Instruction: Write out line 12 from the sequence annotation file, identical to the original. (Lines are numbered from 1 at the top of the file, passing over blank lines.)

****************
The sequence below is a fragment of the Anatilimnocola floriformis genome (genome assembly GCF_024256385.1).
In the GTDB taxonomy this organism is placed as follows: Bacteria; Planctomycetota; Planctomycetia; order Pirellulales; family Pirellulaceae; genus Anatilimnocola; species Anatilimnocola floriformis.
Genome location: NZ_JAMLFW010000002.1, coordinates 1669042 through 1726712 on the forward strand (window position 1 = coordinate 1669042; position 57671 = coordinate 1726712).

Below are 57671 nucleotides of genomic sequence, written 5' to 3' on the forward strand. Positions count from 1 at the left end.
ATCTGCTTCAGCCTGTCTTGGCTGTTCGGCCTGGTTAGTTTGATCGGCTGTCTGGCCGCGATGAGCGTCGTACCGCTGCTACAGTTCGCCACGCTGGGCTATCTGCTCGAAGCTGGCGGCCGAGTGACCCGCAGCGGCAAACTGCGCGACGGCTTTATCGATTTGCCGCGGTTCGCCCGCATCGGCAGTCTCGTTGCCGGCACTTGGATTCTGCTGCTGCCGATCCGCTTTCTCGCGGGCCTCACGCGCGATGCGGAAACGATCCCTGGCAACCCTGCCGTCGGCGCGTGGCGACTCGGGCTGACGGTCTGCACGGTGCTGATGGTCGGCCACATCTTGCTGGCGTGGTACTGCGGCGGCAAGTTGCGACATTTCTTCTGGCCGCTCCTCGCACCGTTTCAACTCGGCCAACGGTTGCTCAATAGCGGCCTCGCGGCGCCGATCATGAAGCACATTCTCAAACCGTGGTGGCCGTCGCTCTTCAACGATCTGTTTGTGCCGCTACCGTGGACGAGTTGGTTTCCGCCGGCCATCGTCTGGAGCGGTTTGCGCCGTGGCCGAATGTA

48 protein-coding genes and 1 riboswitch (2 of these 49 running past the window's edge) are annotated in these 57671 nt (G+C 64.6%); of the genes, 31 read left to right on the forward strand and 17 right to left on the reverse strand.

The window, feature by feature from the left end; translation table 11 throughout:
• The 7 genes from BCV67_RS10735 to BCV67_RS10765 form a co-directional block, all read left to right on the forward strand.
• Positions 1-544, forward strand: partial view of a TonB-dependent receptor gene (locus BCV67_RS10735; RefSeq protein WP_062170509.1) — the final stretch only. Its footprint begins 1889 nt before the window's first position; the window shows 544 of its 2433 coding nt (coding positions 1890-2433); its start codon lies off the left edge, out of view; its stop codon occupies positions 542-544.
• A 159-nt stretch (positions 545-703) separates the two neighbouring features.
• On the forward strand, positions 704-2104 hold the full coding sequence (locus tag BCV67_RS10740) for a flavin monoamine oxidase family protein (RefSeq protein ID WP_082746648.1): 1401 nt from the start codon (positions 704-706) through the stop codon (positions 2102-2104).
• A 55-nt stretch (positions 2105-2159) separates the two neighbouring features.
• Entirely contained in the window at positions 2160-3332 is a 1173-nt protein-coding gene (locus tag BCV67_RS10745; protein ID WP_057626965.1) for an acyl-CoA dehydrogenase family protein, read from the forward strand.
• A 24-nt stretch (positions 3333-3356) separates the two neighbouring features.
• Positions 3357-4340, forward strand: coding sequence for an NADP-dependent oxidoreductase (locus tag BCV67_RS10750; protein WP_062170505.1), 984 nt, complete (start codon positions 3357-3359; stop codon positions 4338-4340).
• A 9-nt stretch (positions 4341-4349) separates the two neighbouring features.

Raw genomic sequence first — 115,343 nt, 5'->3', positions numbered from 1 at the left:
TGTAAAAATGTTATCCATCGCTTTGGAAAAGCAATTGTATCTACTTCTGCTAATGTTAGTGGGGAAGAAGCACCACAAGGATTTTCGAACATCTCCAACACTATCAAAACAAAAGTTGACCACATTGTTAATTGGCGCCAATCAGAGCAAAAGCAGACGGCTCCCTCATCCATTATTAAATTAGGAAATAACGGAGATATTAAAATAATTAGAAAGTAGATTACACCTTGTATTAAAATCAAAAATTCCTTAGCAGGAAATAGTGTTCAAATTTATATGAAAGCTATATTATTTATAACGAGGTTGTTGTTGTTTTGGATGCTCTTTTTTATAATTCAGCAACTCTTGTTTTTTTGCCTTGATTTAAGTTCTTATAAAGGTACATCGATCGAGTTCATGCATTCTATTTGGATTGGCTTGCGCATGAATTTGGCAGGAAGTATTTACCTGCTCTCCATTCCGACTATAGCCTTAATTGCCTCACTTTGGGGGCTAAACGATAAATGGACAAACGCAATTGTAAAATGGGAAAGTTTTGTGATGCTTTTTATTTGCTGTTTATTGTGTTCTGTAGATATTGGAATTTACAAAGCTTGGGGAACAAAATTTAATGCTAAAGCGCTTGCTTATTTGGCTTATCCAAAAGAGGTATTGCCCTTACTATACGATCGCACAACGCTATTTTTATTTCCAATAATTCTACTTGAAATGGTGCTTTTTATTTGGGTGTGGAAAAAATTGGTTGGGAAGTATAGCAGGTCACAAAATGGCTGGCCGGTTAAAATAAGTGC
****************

• A 55-nt stretch (positions 2105-2159) separates the two neighbouring features.